Mortuaries accused of mixing corpses which increases Covid-19 infections
Pretoria - Mortuaries in the city have been accused of storing bodies of people who had tested positive for Covid-19 with those who died of other causes.
In a voice note, a city mortuary was accused of recklessly storing the body of a deceased with another who had died from Covid-19 complications.
A pastor recorded in the voice note, said a private pathologist declared the deceased Covid-19 negative, but the body got infected in storage and nearly wiped out the family.
A Mahube resident said because their loved one had one tested negative for Covid-19, the casket was open during the funeral. They only discovered later that the deceased had shared a compartment with a Covid-19 positive person.
Regulations state that bodies of people who were positive for Covid-19 should be stored in a designated space and not mixed with the rest. “The problem with us, or rather the poor black communities, is that we don't know the rules and regulations.
“We take what we get from the mortuaries and we don't want to cause tension and hold the mortuary to account for wrongdoing because that is traditionally unacceptable. The funeral should be as smooth as possible,” he said.
Mortuaries admitted that they were inundated with corpses due to the second wave.
A worker at a mortuary in Mamelodi east told the Pretoria News that overcrowding forced them to put two adults and a child in one compartment.
Speaking on condition of anonymity he said: “The numbers of deaths are high; we went from burying three people on a weekend to 12; we can't keep up. But we have to honour people who hold policies with us.”
He said some corpses shared shelves due to a lack of space. “There was a time when we had three people in a compartment, and one was Covid-19 positive.”
The City of Tshwane said the facility in question was operating without a certificate of competency, and in an investigation, it discovered that out of 60 body compartments, only 12 were properly functional.
Other allegations were that the drain of the mortuary was not working effectively, and the facility was a health hazard.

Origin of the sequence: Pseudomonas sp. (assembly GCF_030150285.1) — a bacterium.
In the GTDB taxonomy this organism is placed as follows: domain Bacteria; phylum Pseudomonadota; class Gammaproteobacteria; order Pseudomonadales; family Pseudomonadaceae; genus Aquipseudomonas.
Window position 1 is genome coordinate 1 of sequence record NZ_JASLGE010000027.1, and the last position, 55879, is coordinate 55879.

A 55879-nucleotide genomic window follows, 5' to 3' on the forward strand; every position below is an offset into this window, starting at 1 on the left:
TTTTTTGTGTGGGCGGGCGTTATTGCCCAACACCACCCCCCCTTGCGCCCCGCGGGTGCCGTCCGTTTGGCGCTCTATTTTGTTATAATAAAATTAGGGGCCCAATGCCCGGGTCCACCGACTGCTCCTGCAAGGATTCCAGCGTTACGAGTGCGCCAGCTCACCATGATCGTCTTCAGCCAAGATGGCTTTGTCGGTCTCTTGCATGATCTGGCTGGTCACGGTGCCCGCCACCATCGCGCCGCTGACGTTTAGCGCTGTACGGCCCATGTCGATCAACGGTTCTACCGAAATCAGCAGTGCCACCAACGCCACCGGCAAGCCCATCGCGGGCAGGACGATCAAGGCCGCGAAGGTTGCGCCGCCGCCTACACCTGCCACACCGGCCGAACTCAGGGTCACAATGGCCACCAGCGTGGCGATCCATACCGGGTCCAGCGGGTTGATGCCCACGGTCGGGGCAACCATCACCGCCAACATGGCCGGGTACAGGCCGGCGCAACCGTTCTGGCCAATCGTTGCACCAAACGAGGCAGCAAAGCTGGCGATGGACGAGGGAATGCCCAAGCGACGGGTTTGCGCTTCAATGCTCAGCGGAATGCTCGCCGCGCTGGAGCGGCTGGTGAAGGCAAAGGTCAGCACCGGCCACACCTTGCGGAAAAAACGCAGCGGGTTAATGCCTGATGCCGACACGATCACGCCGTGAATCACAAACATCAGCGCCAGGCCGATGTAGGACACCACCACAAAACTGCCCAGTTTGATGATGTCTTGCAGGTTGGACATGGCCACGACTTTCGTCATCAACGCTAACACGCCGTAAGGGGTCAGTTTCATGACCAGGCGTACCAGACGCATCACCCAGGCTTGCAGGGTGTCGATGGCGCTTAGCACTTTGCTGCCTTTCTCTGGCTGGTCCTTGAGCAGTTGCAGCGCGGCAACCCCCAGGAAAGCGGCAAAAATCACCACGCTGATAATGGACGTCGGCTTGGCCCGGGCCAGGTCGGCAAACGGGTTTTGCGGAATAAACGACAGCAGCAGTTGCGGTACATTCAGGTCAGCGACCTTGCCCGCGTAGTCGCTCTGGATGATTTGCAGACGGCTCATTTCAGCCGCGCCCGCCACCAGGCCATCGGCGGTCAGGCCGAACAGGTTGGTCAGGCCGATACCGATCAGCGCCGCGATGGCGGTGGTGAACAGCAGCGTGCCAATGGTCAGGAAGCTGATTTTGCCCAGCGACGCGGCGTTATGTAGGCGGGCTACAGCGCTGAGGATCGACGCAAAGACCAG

A Mabopane parlour worker said they often had to put two people in a shelf because only a few were cold enough. "The sicknesses can be contaminated at any time. The public and the people who are working there are at risk.”
Muzi Hlengwa, president of the National Funeral Practitioners Association of South Africa, said: “Right now we are experiencing an overload.”
Hlengwa said the industry had requested that the government help smaller directors by urgently building mass cold storage facilities that can be used by different funeral parlours who don't have their own refrigeration.
A medical technologist from Legae Hospital in Mabopane said when national plans for managing dead bodies in pandemics were exhausted it leads to the piling up of bodies, issues with storage and refrigeration, and decomposition which increased risk of infection.
Dr Thabsio Malahlela from Mamelodi Regional Hospital said corpses carried a viral load, and while it could not cough and sneeze or transfer the virus, it remained infectious as the body still had fluids and could transmit the SARS-CoV-2 virus that caused Covid-19.
“Dead bodies have body fluids, and saliva. These are secretions that are a source of infections. Therefore bodies of Covid-19 victims should either be buried or cremated with care,” Malahlela said.
The World Health Organisation said workers who routinely handled corpses were at risk of contracting tuberculosis, blood-borne viruses like Ebola, hepatitis and HIV, and gastrointestinal infections like E.coli and typhoid fever.